I shred vegetables and potatoes and fruit all the time using the grater blade, but was always afraid of trying cheese... until recently I was complaining about the length of time it took me to shred mozzarella for FOUR lasagnas I was making for a bridal shower (I know a lot of brides) and the victim of my rant, after listening patiently and nodding in empathy, suggested that I use a food processor. I took her advice and IT TOOK FIVE SECONDS. Literally. And then I just put the bowl and blade on the top rack of the dishwasher, so I can't even argue that the cleaning time cut against any saved grating time. (Go ahead and judge me. The blade hasn't dulled noticeably in 6.5 years.) I would suggest, however, if grating a softer cheese (like, say, mozzarella), placing it in the freezer for 10-15 minutes before putting it in the food processor.
And now to the recipe!
Savory Carrot Pie
Adapted from Almost Vegetarian, an odd little cookbook gifted to me by my mother when I left for college, at which time I was, fittingly, almost vegetarian
Yield: 4-6 servings
1 teaspoon active dry yeast
1/3 cup lukewarm water
1/2 teaspoon sugar
3/4 cup all-purpose flour
3/4 cup whole wheat pastry flour
1 teaspoon salt
1 egg, lightly beaten
3 tablespoons buttermilk (or sour cream or plain yogurt)
3/4 pound carrots, scrubbed clean and sliced into 1/2" chunks
2 bay leaves
2 teaspoons grated fresh ginger (or jarred)
1 teaspoon salt
1 teaspoon lemon zest (I used this dried kind) (optional)
1 cup freshly squeezed orange juice (about 3 oranges for me)
2 cups water (approximately)
1/2 teaspoon cinnamon
1/2 teaspoon dried marjoram
Pinch freshly grated nutmeg
1 egg, lightly beaten
1 cup ricotta cheese
2/3 cup grated Parmesan (about 2.5 ounces)
In a small mixing bowl, stir together the yeast and water. In a larger bowl, combine the sugar, flours, and salt. Make a well in the center and add the egg, buttermilk, and yeast-water mixture. Stir with a wooden spoon to make a soft dough. Turn out onto a lightly floured surface and knead until smooth (just about a minute or two). Return the dough to the mixing bowl, cover with a light towel, and place in the warmest spot in your kitchen until it doubles in size, about 45 minutes.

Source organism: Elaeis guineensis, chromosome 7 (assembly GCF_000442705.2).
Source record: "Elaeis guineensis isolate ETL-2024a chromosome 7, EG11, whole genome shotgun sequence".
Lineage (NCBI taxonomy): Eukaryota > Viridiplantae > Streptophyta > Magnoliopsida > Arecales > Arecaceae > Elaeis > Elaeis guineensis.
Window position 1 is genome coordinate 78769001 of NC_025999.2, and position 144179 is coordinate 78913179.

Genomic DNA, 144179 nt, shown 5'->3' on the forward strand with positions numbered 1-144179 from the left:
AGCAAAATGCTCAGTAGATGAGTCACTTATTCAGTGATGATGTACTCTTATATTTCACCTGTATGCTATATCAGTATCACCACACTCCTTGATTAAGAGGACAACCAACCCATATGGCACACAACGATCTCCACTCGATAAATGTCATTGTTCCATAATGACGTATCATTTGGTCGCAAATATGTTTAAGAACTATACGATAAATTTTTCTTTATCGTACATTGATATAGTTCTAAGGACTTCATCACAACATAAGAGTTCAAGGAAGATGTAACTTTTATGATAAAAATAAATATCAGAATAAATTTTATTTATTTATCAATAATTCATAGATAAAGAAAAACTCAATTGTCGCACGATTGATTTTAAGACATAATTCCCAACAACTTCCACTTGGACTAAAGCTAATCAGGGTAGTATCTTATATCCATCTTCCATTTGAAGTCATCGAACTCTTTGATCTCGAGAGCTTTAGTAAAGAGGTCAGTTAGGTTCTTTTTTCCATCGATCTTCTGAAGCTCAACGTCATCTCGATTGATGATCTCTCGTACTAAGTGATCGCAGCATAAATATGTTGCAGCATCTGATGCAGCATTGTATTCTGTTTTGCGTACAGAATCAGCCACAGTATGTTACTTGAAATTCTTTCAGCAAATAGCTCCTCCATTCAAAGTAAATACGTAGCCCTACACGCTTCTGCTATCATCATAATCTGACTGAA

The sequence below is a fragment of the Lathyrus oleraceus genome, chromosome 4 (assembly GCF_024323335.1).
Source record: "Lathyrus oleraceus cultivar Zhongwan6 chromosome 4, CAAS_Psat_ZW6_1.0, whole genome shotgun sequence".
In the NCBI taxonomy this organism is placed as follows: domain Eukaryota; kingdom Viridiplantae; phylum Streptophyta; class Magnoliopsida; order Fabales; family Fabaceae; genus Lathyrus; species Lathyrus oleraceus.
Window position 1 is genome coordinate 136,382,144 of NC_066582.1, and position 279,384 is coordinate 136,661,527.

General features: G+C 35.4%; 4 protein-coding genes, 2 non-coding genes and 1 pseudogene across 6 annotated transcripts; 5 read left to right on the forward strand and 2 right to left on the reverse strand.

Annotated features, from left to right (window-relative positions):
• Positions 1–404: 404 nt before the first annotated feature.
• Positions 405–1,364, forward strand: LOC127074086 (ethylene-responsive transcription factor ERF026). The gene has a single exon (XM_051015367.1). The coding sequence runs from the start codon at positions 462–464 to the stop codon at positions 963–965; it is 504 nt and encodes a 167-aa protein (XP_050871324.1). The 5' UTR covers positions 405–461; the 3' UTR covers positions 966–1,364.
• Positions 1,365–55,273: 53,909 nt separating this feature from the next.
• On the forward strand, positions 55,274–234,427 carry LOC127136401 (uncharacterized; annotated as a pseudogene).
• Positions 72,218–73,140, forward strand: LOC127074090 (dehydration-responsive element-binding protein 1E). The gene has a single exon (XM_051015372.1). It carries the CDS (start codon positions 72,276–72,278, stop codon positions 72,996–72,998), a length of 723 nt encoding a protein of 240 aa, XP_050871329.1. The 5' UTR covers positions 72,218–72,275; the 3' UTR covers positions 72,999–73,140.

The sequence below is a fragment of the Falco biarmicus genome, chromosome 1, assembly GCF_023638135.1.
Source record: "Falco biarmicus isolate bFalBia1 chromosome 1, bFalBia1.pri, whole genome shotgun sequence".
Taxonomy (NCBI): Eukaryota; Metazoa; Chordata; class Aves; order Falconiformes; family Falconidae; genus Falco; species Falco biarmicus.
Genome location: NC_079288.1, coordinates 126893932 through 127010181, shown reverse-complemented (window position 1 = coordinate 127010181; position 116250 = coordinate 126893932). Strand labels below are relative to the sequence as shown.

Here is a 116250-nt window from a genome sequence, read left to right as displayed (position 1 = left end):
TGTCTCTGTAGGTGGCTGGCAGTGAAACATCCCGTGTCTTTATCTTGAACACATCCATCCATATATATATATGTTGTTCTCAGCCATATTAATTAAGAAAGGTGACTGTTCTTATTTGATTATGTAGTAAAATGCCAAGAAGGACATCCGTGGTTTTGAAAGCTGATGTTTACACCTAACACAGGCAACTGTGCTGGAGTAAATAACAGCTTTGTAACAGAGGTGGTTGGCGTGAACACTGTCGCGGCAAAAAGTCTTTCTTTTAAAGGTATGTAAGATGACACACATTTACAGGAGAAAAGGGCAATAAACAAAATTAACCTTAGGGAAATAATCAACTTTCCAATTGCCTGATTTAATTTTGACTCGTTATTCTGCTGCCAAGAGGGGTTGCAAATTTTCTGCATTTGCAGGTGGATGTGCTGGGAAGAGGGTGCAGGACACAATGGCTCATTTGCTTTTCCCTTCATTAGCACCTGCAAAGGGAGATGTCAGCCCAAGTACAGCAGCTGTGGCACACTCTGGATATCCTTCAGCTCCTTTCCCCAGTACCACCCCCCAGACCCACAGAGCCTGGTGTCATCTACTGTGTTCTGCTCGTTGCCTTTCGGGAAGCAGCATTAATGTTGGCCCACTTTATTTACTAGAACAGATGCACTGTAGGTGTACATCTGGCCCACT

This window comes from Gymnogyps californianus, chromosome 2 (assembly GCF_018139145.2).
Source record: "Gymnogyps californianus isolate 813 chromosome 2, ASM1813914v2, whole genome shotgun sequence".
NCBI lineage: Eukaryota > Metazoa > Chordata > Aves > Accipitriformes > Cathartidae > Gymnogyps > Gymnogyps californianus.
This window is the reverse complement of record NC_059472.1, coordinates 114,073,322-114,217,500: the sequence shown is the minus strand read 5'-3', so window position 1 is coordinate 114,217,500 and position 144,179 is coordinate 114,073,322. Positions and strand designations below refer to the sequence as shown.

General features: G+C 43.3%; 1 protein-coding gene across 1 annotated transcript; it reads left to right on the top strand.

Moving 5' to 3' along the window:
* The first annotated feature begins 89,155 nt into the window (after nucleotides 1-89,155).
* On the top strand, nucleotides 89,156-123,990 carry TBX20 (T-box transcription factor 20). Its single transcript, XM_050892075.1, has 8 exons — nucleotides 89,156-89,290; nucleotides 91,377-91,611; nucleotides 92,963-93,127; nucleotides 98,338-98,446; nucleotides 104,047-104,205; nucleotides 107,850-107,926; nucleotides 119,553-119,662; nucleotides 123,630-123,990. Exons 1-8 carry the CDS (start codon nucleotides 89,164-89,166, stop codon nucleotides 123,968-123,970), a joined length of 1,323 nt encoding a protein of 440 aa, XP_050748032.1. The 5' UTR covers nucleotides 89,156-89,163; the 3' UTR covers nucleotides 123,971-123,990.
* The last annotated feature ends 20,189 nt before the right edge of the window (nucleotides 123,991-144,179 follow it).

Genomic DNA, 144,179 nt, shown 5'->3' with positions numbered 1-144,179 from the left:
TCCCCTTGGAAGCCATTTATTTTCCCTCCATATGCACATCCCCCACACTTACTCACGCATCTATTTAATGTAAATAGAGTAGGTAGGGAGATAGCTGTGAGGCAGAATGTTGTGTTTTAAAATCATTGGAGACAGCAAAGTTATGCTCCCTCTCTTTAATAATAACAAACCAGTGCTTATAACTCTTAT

While the dough is rising, start making the filling. First, juice your oranges. In a large saucepan, combine the carrots, bay leaves, ginger, lemon zest, orange juice, and salt. Add enough water so that the carrots are fully submerged. Bring the mixture to a boil over medium-high heat, cover, turn the heat down and simmer until the carrots are almost mushy, but not quite, about 20 minutes.
Now would be a good time to preheat your oven to 400 degrees.
Pick out the bay leaves, strain the carrots, and place them in the work bowl of your food processor. Puree in pulses so it doesn't become watery (you don't want the consistency of baby food, you want some chunks). Transfer carrots to a large mixing bowl and stir in the cinnamon, marjoram, nutmeg, egg, ricotta, and Parmesan. Stir until thoroughly combined. Set mixture aside, covered if the dough or your oven needs some time.
Once the pie dough has risen, roll out the dough until it is about 11-12" in diameter. It will be quite thin. Gently center the dough over a lightly greased pie dish (mine is 9" in diameter) and pile the filling inside. Fold the edges of the crust over and crimp them with your fingers (like in the above pictures). Place the pie in the oven and bake until the crust is deep golden and the filling is set, about 40 minutes. If the crust browns before the filling has set (as mine did), cover loosely with foil, lower the heat to 300 degrees, and continue to bake, checking on it every 5-10 minutes or so.
Allow to cool for about 10 minutes before slicing. Garnish with parsley or a little more freshly grated nutmeg.